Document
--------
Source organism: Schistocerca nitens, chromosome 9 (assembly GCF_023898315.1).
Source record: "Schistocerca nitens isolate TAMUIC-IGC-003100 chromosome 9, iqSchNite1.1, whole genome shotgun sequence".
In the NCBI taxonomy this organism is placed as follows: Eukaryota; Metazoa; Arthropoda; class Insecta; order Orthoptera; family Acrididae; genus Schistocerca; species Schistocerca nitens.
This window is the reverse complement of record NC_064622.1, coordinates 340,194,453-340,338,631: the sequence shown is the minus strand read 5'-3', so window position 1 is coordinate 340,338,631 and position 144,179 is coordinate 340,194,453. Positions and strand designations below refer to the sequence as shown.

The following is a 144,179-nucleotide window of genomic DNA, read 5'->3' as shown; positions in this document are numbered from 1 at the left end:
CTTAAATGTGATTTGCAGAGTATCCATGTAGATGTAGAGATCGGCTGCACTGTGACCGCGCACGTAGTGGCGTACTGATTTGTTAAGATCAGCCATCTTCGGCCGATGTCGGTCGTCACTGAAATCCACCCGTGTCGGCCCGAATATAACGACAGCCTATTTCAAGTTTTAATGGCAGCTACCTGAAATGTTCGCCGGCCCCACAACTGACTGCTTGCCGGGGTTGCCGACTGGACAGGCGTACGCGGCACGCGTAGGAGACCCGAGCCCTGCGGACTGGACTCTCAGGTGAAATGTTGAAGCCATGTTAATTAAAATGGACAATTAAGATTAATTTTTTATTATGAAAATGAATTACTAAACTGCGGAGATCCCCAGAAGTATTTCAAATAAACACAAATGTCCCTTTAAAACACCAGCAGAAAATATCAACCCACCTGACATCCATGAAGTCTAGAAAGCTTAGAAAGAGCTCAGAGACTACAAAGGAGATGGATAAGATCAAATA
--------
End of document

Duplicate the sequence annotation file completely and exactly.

Source organism: Schistocerca nitens, chromosome 9 (assembly GCF_023898315.1).
Source record: "Schistocerca nitens isolate TAMUIC-IGC-003100 chromosome 9, iqSchNite1.1, whole genome shotgun sequence".
In the NCBI taxonomy this organism is placed as follows: Eukaryota; Metazoa; Arthropoda; class Insecta; order Orthoptera; family Acrididae; genus Schistocerca; species Schistocerca nitens.
This window is the reverse complement of record NC_064622.1, coordinates 340,194,453-340,338,631: the sequence shown is the minus strand read 5'-3', so window position 1 is coordinate 340,338,631 and position 144,179 is coordinate 340,194,453. Positions and strand designations below refer to the sequence as shown.

The following is a 144,179-nucleotide window of genomic DNA, read 5'->3' as shown; positions in this document are numbered from 1 at the left end:
CTTAAATGTGATTTGCAGAGTATCCATGTAGATGTAGAGATCGGCTGCACTGTGACCGCGCACGTAGTGGCGTACTGATTTGTTAAGATCAGCCATCTTCGGCCGATGTCGGTCGTCACTGAAATCCACCCGTGTCGGCCCGAATATAACGACAGCCTATTTCAAGTTTTAATGGCAGCTACCTGAAATGTTCGCCGGCCCCACAACTGACTGCTTGCCGGGGTTGCCGACTGGACAGGCGTACGCGGCACGCGTAGGAGACCCGAGCCCTGCGGACTGGACTCTCAGGTGAAATGTTGAAGCCATGTTAATTAAAATGGACAATTAAGATTAATTTTTTATTATGAAAATGAATTACTAAACTGCGGAGATCCCCAGAAGTATTTCAAATAAACACAAATGTCCCTTTAAAACACCAGCAGAAAATATCAACCCACCTGACATCCATGAAGTCTAGAAAGCTTAGAAAGAGCTCAGAGACTACAAAGGAGATGGATAAGATCAAATA